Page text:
'Each in his narrow cell for ever laid': Dunedin's Southern Cemetery and its New Zealand Counterparts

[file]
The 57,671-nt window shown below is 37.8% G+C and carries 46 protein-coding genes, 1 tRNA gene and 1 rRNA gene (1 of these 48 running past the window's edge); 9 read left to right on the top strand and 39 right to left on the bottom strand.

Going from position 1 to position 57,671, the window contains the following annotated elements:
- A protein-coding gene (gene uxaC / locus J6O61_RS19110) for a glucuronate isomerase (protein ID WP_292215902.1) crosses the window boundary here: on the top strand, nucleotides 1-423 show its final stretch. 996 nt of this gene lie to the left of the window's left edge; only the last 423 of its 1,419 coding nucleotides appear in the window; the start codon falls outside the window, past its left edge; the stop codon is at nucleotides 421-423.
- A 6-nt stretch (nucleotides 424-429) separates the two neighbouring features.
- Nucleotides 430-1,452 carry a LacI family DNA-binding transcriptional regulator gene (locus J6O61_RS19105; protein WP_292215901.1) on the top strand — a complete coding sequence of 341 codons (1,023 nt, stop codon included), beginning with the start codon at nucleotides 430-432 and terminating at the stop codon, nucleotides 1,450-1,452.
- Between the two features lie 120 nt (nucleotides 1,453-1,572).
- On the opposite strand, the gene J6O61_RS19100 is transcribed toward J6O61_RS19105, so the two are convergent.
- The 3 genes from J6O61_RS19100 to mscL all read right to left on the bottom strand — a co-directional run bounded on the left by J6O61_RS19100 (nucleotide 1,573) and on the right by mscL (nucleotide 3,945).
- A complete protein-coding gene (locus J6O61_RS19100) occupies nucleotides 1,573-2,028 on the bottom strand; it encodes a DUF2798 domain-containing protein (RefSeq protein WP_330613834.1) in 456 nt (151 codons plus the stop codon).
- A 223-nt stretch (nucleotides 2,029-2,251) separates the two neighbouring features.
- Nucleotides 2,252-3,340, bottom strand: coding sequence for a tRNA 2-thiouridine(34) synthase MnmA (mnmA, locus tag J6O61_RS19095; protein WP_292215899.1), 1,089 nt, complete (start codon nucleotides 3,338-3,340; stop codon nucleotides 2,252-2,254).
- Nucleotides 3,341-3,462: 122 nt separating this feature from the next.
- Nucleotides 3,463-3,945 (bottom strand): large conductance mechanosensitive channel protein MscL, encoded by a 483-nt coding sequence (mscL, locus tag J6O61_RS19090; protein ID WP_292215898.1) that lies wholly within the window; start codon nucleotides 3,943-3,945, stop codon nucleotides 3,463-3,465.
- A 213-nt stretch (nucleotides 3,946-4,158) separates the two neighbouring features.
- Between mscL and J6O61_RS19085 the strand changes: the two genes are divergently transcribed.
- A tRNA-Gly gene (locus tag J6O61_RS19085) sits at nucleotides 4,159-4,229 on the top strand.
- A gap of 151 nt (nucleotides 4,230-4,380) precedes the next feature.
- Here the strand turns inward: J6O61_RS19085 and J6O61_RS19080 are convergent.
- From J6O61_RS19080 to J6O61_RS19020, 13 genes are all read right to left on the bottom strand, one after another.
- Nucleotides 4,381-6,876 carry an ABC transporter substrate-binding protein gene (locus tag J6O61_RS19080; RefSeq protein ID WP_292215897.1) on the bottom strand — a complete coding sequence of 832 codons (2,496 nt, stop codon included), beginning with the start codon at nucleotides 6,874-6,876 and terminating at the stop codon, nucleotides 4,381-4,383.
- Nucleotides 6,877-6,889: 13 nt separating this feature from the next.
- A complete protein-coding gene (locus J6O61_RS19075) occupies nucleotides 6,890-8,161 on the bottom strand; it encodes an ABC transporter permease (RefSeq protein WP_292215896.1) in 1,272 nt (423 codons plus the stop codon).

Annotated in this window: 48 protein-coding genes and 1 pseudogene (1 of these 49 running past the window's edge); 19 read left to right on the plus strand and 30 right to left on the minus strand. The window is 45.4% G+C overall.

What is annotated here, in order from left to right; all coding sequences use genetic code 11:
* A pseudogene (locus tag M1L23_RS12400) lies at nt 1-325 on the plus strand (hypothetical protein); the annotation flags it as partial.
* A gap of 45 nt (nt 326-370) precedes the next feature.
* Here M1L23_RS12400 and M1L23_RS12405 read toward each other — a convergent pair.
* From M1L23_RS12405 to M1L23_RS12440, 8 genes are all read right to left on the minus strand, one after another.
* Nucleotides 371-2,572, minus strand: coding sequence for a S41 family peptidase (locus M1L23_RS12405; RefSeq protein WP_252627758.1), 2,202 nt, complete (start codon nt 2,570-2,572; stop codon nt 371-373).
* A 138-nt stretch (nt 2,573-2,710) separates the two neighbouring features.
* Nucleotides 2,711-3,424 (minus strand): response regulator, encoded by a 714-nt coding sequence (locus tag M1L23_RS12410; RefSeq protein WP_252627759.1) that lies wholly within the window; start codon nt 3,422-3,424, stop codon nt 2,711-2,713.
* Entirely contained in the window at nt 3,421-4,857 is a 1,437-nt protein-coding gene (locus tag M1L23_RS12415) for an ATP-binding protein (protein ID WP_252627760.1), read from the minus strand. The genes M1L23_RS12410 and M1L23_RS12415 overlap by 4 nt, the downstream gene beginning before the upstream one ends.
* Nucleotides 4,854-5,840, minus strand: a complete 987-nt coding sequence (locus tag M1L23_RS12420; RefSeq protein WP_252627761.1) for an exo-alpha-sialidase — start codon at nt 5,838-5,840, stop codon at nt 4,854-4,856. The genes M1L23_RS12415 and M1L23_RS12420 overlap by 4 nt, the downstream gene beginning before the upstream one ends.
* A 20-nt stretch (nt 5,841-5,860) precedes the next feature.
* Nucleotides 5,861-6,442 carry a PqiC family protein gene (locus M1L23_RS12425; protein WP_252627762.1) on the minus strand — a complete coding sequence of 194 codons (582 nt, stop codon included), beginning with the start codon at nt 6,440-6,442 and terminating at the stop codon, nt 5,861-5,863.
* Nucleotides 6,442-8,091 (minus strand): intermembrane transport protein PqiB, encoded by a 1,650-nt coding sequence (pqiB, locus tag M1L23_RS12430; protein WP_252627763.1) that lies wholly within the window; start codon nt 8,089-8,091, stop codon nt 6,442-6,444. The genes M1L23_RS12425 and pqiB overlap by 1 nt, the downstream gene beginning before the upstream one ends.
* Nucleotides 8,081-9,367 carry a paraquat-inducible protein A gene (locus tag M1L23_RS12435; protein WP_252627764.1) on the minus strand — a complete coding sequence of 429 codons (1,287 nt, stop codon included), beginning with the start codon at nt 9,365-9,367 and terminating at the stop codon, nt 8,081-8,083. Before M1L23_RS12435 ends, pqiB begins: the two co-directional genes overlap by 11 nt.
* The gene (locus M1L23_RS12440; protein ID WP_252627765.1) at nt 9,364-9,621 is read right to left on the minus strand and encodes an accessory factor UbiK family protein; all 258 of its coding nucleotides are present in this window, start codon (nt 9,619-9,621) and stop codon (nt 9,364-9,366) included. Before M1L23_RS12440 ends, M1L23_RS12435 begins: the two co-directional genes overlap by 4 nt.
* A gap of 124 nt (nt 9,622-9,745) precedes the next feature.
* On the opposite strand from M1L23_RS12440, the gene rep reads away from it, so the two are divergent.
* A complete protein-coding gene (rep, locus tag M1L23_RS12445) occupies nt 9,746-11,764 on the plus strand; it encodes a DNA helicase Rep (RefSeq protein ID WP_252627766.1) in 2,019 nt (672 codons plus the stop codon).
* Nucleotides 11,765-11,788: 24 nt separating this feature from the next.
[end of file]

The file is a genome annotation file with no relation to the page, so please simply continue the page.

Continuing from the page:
This article compares aspects of the design, layout and purpose of a range of historic New Zealand urban cemeteries with the Southern Cemetery in Dunedin. It makes use of recent research conducted for historic conservation reports which has enable detailed comparisons to be made for the first time. The Southern Cemetery survives as a representative example of a modern, urban cemetery of the mid-nineteenth century, though it is unusual in being in a comparatively unaltered state. It is shown that denominational division was a requirement from the outset in most places, contrary to the widespread assumption that it was uncommon. No major regional differences between cemeteries are to be found other than those due to the ethnic and religious pattern of settlement. The topography of cemeteries is also considered, together with their siting, plantings, specialised structures, maintenance, and their vulnerability to vandalism, ‘improvement’ or destruction.